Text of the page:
Since I want to be a professor and a researcher at some point, right now I am doing three research projects. I’m helping Dr. Linda Kline with a project regarding the beliefs and attitudes about end-of-life, quality of life, and perceived appropriateness of euthanasia as a means to end the life of companion animals. We worked on this project during the Adelante Summer Researchers Program this year, and we are hoping to submit it for publication in the future. I’m part of the behavioral economics lab with Dr. Johnson, and we’re working on a project that aims to compare the delay discounting rates of real and hypothetical rewards in a within-subject, cross-commodity experimental design. We received the Student Award for Research and Creativity grant, which fully funded the study, and we are hoping to present the results at the Western Psychological Association Conference in San Francisco next year. And I’m currently working on my thesis. Those are great experience opportunities for a researcher. For teaching, I’m currently a TA for Dr. Johnson. I think talking to undergrads and helping them solve their coursework is excellent hands-on experience for teaching. 

What’s something not in your nomination form that would be fun to know about you? 

I’ve never been an expert at anything, but I see myself as a sort of jack of all trades. I like trying new things. When I was in high school, I was a belly dancer. I did Mexican folklorico dancing for a while. I’ve tried learning piano, I’ve tried learning Japanese. I’m not an expert at anything, but I’m always willing to try out new things and I really enjoy it. Personally, I believe this is the best time we have to try new things.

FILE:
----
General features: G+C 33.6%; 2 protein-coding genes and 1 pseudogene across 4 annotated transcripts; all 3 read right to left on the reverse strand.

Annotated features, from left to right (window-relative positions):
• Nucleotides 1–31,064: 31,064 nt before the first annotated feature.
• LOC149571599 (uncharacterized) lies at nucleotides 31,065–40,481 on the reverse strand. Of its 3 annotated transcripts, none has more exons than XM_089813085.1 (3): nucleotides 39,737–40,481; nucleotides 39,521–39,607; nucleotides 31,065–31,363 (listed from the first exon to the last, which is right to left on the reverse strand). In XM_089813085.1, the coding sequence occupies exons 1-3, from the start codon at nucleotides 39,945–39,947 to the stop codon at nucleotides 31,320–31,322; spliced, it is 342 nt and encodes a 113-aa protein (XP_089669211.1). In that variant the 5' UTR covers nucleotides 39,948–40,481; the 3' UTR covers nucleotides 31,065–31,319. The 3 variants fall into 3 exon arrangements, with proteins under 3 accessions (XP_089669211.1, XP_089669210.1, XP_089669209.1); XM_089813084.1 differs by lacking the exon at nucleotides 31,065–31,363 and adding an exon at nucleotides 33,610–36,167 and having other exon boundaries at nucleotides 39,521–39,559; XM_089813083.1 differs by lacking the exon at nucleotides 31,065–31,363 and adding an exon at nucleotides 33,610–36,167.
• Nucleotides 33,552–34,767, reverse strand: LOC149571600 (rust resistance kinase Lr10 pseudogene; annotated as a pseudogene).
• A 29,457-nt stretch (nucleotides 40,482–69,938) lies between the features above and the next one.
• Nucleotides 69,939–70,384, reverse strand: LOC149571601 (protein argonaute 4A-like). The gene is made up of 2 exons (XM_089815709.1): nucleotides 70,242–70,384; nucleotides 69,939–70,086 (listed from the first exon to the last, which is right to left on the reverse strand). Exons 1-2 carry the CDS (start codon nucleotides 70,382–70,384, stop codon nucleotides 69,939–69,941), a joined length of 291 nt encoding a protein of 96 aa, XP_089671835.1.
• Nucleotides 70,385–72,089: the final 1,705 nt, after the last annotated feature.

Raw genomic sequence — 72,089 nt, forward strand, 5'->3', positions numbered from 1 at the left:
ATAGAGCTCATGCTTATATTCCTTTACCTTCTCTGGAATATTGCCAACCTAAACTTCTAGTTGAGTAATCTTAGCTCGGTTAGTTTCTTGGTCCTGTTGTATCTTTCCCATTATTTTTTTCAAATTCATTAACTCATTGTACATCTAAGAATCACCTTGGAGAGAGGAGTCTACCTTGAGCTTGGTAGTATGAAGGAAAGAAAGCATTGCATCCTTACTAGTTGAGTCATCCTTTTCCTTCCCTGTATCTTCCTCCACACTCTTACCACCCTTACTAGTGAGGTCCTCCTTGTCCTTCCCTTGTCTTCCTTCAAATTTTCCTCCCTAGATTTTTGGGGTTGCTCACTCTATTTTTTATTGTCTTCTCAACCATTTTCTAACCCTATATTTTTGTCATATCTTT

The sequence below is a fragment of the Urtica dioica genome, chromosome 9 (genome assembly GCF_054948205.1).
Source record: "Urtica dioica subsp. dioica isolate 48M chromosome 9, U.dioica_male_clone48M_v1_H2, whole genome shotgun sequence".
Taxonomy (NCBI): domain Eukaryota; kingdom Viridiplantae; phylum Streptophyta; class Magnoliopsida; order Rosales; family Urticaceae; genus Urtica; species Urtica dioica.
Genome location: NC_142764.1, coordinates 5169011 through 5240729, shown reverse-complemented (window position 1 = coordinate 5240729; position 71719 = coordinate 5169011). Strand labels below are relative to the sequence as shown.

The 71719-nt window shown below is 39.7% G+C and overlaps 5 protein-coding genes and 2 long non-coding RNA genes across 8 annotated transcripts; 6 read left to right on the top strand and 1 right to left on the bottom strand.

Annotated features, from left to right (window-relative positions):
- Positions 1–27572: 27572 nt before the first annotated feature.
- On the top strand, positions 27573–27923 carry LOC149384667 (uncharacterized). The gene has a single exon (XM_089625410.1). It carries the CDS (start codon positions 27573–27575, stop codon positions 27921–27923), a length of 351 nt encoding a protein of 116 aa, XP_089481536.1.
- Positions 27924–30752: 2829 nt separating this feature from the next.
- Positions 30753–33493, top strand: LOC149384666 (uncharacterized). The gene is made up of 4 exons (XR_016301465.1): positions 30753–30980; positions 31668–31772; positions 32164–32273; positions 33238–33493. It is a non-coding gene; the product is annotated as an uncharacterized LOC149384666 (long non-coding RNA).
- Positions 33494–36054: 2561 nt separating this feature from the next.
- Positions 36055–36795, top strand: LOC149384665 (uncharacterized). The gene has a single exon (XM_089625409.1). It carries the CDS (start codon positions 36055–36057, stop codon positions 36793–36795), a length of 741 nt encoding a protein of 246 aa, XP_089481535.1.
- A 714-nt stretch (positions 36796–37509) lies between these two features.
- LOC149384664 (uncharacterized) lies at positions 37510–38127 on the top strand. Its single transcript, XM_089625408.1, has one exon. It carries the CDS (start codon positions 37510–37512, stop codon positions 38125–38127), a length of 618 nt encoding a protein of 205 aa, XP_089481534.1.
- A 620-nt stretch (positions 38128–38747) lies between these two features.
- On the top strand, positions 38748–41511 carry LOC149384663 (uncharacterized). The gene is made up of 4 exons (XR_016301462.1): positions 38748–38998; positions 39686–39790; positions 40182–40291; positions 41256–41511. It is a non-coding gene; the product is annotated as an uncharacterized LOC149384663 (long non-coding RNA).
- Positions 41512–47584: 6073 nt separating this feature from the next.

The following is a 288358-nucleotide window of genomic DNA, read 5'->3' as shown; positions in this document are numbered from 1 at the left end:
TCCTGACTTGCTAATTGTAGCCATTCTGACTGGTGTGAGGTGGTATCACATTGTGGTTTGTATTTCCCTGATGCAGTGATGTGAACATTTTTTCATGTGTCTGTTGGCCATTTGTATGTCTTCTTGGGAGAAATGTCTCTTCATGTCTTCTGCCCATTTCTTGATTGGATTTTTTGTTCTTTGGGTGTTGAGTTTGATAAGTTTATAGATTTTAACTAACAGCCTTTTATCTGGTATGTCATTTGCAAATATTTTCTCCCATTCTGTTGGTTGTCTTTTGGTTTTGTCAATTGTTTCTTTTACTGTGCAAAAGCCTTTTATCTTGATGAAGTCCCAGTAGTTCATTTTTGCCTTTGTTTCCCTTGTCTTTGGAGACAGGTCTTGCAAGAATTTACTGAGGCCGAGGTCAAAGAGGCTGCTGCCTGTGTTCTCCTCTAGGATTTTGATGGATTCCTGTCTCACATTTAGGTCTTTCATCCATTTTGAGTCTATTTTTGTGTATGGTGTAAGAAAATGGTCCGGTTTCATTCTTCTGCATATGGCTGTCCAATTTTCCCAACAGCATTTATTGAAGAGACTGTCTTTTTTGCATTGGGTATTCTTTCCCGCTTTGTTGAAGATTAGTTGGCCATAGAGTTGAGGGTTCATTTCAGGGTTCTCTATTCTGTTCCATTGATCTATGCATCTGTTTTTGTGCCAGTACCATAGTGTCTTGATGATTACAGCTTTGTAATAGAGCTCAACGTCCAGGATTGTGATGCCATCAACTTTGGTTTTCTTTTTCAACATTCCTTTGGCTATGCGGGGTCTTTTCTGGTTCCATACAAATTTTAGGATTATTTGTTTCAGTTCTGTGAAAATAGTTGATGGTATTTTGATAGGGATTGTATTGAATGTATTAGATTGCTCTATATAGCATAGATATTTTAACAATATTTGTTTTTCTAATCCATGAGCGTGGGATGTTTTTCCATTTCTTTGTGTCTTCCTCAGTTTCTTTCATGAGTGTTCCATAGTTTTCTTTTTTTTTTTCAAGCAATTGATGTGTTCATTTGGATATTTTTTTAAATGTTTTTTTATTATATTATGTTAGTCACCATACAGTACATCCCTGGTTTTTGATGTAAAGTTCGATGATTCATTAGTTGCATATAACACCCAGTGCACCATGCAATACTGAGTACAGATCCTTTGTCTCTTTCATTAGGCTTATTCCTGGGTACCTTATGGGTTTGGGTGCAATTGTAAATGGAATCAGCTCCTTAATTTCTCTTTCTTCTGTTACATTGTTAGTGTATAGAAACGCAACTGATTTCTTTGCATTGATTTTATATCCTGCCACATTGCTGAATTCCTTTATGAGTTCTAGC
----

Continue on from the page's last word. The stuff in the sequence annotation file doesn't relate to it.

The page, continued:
Which programs or people have made a difference in your educational journey? 

I’m an outreach coordinator with the Adelante program. We help Latinx, low-income, and first-generation students who want to go to grad school to get there. We have workshops, mentorship programs, and a paid summer research program. For a lot of people, this is the first research experience they’ve ever had and a lot of them just fall in love with it, like I did, so they just go forward to the master’s program. We have an almost perfect acceptance rate for our mentees. Almost every Adelante mentee makes it into a master’s program here at Chico. I am the president of the Adelante Club, which is trying to follow the steps of the Adelante program in guiding undergrads on their path to grad school. I am also the President of the Council of Graduate Students, an organization that represents every grad student on campus.  

I wouldn’t be here if it weren’t for my partner, Alessandro. He’s been very supportive for the last five years. My mom, who recently came to the United States for the first time to stay legally, doesn’t know what I’m doing, but she’s always cheering for me. And my friends and advisors, Michael Pratt and Rose White from the Office of Graduate Studies, have been a great source of information. They are all a part of my success story. I feel like whatever I achieve, I would not have achieved it without the line of people behind me cheering for me.